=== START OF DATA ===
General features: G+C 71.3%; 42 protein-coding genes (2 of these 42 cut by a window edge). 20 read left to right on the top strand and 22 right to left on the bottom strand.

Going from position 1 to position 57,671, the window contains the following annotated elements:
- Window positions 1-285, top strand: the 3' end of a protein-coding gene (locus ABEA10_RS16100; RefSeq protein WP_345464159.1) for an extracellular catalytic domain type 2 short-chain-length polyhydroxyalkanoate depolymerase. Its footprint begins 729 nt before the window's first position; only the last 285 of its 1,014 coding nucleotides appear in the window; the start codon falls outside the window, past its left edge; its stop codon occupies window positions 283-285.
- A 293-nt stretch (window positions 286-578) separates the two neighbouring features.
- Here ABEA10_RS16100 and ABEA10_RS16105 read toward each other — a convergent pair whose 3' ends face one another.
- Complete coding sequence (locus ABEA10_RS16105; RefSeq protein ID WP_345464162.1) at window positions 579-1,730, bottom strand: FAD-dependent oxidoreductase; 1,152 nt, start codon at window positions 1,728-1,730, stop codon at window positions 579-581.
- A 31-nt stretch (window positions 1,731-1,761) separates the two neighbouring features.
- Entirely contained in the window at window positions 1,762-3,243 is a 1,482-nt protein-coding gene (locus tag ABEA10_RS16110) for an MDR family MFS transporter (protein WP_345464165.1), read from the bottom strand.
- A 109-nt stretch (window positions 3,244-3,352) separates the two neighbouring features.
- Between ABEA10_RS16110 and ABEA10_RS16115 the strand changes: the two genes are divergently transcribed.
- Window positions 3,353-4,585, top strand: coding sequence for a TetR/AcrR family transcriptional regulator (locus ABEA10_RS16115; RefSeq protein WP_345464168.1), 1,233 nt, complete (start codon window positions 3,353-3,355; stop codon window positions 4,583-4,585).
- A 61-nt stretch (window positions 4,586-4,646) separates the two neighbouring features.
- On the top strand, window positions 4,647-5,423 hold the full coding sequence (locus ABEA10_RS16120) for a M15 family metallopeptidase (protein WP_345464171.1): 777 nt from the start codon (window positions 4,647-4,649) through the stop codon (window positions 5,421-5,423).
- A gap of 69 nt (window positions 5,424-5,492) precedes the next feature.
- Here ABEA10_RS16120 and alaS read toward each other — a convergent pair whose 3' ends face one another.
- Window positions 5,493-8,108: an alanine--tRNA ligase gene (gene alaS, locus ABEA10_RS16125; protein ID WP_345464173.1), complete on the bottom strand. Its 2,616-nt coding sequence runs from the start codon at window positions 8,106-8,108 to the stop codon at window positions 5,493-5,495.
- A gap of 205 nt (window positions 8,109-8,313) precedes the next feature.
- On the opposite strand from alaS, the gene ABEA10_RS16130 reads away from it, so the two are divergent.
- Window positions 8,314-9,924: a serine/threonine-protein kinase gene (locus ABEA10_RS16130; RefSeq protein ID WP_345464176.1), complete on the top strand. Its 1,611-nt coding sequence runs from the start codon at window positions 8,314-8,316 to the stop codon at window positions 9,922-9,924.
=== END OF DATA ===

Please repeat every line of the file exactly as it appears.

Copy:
General features: G+C 71.3%; 42 protein-coding genes (2 of these 42 cut by a window edge). 20 read left to right on the top strand and 22 right to left on the bottom strand.

Going from position 1 to position 57,671, the window contains the following annotated elements:
- Window positions 1-285, top strand: the 3' end of a protein-coding gene (locus ABEA10_RS16100; RefSeq protein WP_345464159.1) for an extracellular catalytic domain type 2 short-chain-length polyhydroxyalkanoate depolymerase. Its footprint begins 729 nt before the window's first position; only the last 285 of its 1,014 coding nucleotides appear in the window; the start codon falls outside the window, past its left edge; its stop codon occupies window positions 283-285.
- A 293-nt stretch (window positions 286-578) separates the two neighbouring features.
- Here ABEA10_RS16100 and ABEA10_RS16105 read toward each other — a convergent pair whose 3' ends face one another.
- Complete coding sequence (locus ABEA10_RS16105; RefSeq protein ID WP_345464162.1) at window positions 579-1,730, bottom strand: FAD-dependent oxidoreductase; 1,152 nt, start codon at window positions 1,728-1,730, stop codon at window positions 579-581.
- A 31-nt stretch (window positions 1,731-1,761) separates the two neighbouring features.
- Entirely contained in the window at window positions 1,762-3,243 is a 1,482-nt protein-coding gene (locus tag ABEA10_RS16110) for an MDR family MFS transporter (protein WP_345464165.1), read from the bottom strand.
- A 109-nt stretch (window positions 3,244-3,352) separates the two neighbouring features.
- Between ABEA10_RS16110 and ABEA10_RS16115 the strand changes: the two genes are divergently transcribed.
- Window positions 3,353-4,585, top strand: coding sequence for a TetR/AcrR family transcriptional regulator (locus ABEA10_RS16115; RefSeq protein WP_345464168.1), 1,233 nt, complete (start codon window positions 3,353-3,355; stop codon window positions 4,583-4,585).
- A 61-nt stretch (window positions 4,586-4,646) separates the two neighbouring features.
- On the top strand, window positions 4,647-5,423 hold the full coding sequence (locus ABEA10_RS16120) for a M15 family metallopeptidase (protein WP_345464171.1): 777 nt from the start codon (window positions 4,647-4,649) through the stop codon (window positions 5,421-5,423).
- A gap of 69 nt (window positions 5,424-5,492) precedes the next feature.
- Here ABEA10_RS16120 and alaS read toward each other — a convergent pair whose 3' ends face one another.
- Window positions 5,493-8,108: an alanine--tRNA ligase gene (gene alaS, locus ABEA10_RS16125; protein ID WP_345464173.1), complete on the bottom strand. Its 2,616-nt coding sequence runs from the start codon at window positions 8,106-8,108 to the stop codon at window positions 5,493-5,495.
- A gap of 205 nt (window positions 8,109-8,313) precedes the next feature.
- On the opposite strand from alaS, the gene ABEA10_RS16130 reads away from it, so the two are divergent.
- Window positions 8,314-9,924: a serine/threonine-protein kinase gene (locus ABEA10_RS16130; RefSeq protein ID WP_345464176.1), complete on the top strand. Its 1,611-nt coding sequence runs from the start codon at window positions 8,314-8,316 to the stop codon at window positions 9,922-9,924.